Sunday, September 03, 2006

Summer's Last Hurrah...
Labor Day is upon that a collective sigh of relief I hear?

Coeur d'Alene has basically turned into a tourist town, and a good tourist season will probably be just that needed shot in the arm for local businesses. And, I can't blame tourists for being tourists. Well, after tomorrow, Labor Day, tourist season will pretty-much be over. But not for me...I'm gonna be heading outta here in October for a while, because I am in dire need of a change of scene. So I'm gonna be one of them $#@!! tourists. Hopefully, I can be considerate enough to coexist with the natives and not seem obtrusive, and hopefully I'll be able to flow with traffic, unlike the time I was headed up 4th Street, a NORTHBOUND one-way street, near Java on Sherman, and someone made a right turn (SOUTH) from Sherman, coming at me head-on. That motorist was an out-of-stater. How do you plan for THAT? "BEEEEEEEEEEEEEP!!!"

Jerry Lewis came back to us dept.: I saw a little of the Muscular Dystrophy telethon, you know, that big annual event where stars of the past, present and future get up onstage to sing, hoping that Joe Bluecollar will dig deep and send in a donation. It's a noble thing, really. Although it's easier to contribute if you're a rich star. Hopefully they're contributing in a proportionate sense. In short, if I send in ten bucks, a star should send in, maybe 10-thousand dollars? They'll miss their ten-thousand less than I'll miss my ten bucks! Especially since I already donated this year. Over $5,000 to the Ironwood Medical Community for all kinds of "services rendered". So I can't contribute to Muscular Dystrophy, but if they want me to, I'll go onstage and sing! A lot of people will send in zillions of dollars...if I promise to STOP singing, that is! OWOOOOO.......

Some things never change dept.: I went to the store today, 'cos I needed a few essentials. Albertson's had green grapes for 88 cents a pound! Wow! Wish they were priced that low all year long! Anyway, as the checker finished checking and bagging my order, once again, it happened. I can never stuff the bills into my wallet and dump the coins into my pocket fast the time I've done that, the customer in back of me is paying for his order. In short, I try, try, try, but I can never get out of the checkstand fast enough! I'll pose this question: Am I a bumbling, imbecelic KLUTZ, or does this happen to everyone? Even at the coffee shop, when I pay and get change back, it seems like an eternity, me trying to get my money put away so I can pick up my coffee & cookie and sit down somewhere. The customers in back of me are probably thinking, "Get the HELL out of my way, you idiot...I haven't got all DAY!!!" (At least, that's what I think they're thinking. Do I think too much?)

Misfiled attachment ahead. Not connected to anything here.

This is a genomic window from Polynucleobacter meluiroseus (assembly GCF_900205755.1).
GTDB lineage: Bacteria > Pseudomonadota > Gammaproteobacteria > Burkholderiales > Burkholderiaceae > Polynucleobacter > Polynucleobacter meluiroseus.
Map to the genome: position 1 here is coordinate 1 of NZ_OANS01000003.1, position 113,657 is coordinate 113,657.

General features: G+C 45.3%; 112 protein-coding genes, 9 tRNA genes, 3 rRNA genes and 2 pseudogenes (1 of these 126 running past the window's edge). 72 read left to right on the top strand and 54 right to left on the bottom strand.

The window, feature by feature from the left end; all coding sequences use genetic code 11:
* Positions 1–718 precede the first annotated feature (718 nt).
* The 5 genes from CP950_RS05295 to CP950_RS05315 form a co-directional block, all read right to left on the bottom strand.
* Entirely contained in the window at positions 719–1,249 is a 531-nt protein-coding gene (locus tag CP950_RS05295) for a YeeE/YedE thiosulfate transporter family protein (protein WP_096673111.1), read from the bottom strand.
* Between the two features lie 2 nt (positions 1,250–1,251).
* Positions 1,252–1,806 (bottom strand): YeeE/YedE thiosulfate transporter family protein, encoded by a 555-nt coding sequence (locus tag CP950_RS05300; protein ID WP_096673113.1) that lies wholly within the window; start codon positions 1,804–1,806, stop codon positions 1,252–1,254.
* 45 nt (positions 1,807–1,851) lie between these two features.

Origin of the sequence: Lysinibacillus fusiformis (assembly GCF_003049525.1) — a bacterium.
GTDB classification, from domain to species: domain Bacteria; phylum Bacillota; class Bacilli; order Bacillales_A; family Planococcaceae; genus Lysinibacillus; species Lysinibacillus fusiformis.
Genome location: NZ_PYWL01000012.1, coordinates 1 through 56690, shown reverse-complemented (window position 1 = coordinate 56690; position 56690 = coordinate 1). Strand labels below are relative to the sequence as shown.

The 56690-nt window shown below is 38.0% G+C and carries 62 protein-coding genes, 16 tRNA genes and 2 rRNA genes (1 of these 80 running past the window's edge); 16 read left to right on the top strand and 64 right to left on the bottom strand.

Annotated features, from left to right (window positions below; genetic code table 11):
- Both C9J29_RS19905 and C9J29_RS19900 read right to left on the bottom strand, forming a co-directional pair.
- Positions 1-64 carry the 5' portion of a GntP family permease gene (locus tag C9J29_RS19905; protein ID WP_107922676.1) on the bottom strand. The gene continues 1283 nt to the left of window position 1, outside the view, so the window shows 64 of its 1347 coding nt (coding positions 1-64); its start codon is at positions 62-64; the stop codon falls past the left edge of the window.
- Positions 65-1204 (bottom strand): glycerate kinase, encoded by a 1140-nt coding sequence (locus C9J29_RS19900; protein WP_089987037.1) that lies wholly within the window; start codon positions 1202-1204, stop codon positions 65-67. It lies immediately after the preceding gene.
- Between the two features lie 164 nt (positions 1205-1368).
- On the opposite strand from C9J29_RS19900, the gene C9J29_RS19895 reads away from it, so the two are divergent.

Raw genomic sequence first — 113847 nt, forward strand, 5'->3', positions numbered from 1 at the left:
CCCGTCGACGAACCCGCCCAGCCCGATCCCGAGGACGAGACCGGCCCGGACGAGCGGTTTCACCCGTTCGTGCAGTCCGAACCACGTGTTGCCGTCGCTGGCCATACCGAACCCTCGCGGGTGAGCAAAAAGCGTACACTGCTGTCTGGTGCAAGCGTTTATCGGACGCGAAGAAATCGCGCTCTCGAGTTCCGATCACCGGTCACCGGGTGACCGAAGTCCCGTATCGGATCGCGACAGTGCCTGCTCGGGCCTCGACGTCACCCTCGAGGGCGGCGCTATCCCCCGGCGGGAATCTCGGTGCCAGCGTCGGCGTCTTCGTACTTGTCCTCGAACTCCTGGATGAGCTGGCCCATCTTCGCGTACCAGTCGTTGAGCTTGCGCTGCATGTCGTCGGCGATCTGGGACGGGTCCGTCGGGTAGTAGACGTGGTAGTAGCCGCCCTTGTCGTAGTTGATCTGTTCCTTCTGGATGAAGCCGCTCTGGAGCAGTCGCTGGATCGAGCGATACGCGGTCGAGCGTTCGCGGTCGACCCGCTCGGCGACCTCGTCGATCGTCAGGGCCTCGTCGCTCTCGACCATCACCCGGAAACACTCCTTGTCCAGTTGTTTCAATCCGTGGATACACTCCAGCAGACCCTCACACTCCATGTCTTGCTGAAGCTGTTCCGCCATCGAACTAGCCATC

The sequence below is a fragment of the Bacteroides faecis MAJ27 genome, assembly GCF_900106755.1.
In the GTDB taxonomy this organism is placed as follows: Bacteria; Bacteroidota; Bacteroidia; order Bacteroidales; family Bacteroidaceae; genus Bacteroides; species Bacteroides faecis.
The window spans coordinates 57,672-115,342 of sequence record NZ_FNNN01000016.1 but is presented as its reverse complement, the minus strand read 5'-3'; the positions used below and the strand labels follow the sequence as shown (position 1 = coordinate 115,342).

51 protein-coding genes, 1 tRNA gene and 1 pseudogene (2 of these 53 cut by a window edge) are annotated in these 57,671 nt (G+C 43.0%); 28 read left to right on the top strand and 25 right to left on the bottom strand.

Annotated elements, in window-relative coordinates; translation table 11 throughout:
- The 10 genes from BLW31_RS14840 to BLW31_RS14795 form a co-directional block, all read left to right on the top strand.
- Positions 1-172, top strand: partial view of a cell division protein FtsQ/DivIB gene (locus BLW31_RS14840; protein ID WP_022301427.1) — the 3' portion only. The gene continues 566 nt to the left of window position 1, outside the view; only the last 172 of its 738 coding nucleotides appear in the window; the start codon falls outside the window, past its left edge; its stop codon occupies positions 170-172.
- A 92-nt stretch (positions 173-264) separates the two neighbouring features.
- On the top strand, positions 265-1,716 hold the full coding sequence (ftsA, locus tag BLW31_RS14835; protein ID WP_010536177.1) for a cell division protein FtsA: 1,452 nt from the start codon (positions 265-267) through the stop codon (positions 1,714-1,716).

What's this, "green space inside the city limits?" dept.: There indeed used to be green space in our town. Or, at least, OPEN space. I remember walking from my house up to the grocery store where I worked, and I crossed a big grassy field up near Borah School. We lived in a wooded area, and I would cut across a lot full of trees, and walk down another path to go to school. Mom would send us kids to a small store on 12th and Best (Anyone remember the LONE PINE GROCERY?) and my sister and I would ride our bikes in the Monte Vista subdivision, long before there were any houses on 12th or 13th in the area of McFarland Avenue. There were dirt roads at the time (back in the 70s); now when I drive in that area, it always blows my mind to see all those houses there, even though they've been there for 20-odd years. Because I remember that area when there was NOTHING there. Except dirt roads.